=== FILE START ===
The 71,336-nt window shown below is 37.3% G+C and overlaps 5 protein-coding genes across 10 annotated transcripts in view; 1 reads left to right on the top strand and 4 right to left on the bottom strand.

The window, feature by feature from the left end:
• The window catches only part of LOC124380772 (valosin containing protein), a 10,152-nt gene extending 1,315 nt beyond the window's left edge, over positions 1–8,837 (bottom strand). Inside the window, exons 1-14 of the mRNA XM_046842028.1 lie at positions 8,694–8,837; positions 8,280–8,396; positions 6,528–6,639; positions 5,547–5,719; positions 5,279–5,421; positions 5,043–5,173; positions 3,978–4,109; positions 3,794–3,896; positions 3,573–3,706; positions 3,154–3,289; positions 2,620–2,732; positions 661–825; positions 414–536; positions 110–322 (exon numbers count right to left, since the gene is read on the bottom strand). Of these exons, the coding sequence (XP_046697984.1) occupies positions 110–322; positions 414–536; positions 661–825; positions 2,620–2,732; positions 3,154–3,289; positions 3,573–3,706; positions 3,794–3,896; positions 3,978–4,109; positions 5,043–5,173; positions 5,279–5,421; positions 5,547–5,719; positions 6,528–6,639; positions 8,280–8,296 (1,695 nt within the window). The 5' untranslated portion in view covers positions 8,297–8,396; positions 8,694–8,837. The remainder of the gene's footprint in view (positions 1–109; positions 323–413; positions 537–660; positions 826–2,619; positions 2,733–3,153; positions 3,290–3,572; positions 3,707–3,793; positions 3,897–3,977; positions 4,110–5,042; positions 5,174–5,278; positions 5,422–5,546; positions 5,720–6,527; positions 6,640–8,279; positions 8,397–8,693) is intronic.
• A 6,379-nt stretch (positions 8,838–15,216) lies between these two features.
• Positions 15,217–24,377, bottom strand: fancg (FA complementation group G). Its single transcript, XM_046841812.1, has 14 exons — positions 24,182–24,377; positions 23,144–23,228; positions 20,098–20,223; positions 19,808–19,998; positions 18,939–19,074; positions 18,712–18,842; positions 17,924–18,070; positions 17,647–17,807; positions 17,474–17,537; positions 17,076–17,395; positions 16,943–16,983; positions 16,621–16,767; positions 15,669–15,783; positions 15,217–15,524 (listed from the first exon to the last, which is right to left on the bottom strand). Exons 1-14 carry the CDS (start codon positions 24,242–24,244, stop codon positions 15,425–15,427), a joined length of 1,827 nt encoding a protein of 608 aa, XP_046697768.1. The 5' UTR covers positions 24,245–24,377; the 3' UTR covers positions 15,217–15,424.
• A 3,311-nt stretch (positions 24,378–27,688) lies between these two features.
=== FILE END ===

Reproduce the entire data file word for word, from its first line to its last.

The 71,336-nt window shown below is 37.3% G+C and overlaps 5 protein-coding genes across 10 annotated transcripts in view; 1 reads left to right on the top strand and 4 right to left on the bottom strand.

The window, feature by feature from the left end:
• The window catches only part of LOC124380772 (valosin containing protein), a 10,152-nt gene extending 1,315 nt beyond the window's left edge, over positions 1–8,837 (bottom strand). Inside the window, exons 1-14 of the mRNA XM_046842028.1 lie at positions 8,694–8,837; positions 8,280–8,396; positions 6,528–6,639; positions 5,547–5,719; positions 5,279–5,421; positions 5,043–5,173; positions 3,978–4,109; positions 3,794–3,896; positions 3,573–3,706; positions 3,154–3,289; positions 2,620–2,732; positions 661–825; positions 414–536; positions 110–322 (exon numbers count right to left, since the gene is read on the bottom strand). Of these exons, the coding sequence (XP_046697984.1) occupies positions 110–322; positions 414–536; positions 661–825; positions 2,620–2,732; positions 3,154–3,289; positions 3,573–3,706; positions 3,794–3,896; positions 3,978–4,109; positions 5,043–5,173; positions 5,279–5,421; positions 5,547–5,719; positions 6,528–6,639; positions 8,280–8,296 (1,695 nt within the window). The 5' untranslated portion in view covers positions 8,297–8,396; positions 8,694–8,837. The remainder of the gene's footprint in view (positions 1–109; positions 323–413; positions 537–660; positions 826–2,619; positions 2,733–3,153; positions 3,290–3,572; positions 3,707–3,793; positions 3,897–3,977; positions 4,110–5,042; positions 5,174–5,278; positions 5,422–5,546; positions 5,720–6,527; positions 6,640–8,279; positions 8,397–8,693) is intronic.
• A 6,379-nt stretch (positions 8,838–15,216) lies between these two features.
• Positions 15,217–24,377, bottom strand: fancg (FA complementation group G). Its single transcript, XM_046841812.1, has 14 exons — positions 24,182–24,377; positions 23,144–23,228; positions 20,098–20,223; positions 19,808–19,998; positions 18,939–19,074; positions 18,712–18,842; positions 17,924–18,070; positions 17,647–17,807; positions 17,474–17,537; positions 17,076–17,395; positions 16,943–16,983; positions 16,621–16,767; positions 15,669–15,783; positions 15,217–15,524 (listed from the first exon to the last, which is right to left on the bottom strand). Exons 1-14 carry the CDS (start codon positions 24,242–24,244, stop codon positions 15,425–15,427), a joined length of 1,827 nt encoding a protein of 608 aa, XP_046697768.1. The 5' UTR covers positions 24,245–24,377; the 3' UTR covers positions 15,217–15,424.
• A 3,311-nt stretch (positions 24,378–27,688) lies between these two features.